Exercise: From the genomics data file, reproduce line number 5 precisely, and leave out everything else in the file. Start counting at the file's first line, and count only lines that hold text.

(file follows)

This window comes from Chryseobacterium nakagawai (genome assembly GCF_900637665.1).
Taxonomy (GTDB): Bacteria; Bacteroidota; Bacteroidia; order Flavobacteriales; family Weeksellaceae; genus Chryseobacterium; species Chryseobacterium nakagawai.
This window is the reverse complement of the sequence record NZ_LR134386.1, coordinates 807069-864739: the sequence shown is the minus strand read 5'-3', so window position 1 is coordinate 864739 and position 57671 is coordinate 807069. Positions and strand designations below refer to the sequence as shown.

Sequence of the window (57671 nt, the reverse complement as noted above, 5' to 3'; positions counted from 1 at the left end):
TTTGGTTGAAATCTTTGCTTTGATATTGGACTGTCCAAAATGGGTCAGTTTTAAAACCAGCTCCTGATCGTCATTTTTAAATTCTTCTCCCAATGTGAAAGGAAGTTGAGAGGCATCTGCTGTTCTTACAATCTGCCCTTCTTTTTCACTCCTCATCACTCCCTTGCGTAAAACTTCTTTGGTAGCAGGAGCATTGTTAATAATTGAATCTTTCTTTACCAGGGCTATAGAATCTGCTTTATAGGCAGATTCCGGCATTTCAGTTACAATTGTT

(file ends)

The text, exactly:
TTTGGTTGAAATCTTTGCTTTGATATTGGACTGTCCAAAATGGGTCAGTTTTAAAACCAGCTCCTGATCGTCATTTTTAAATTCTTCTCCCAATGTGAAAGGAAGTTGAGAGGCATCTGCTGTTCTTACAATCTGCCCTTCTTTTTCACTCCTCATCACTCCCTTGCGTAAAACTTCTTTGGTAGCAGGAGCATTGTTAATAATTGAATCTTTCTTTACCAGGGCTATAGAATCTGCTTTATAGGCAGATTCCGGCATTTCAGTTACAATTGTT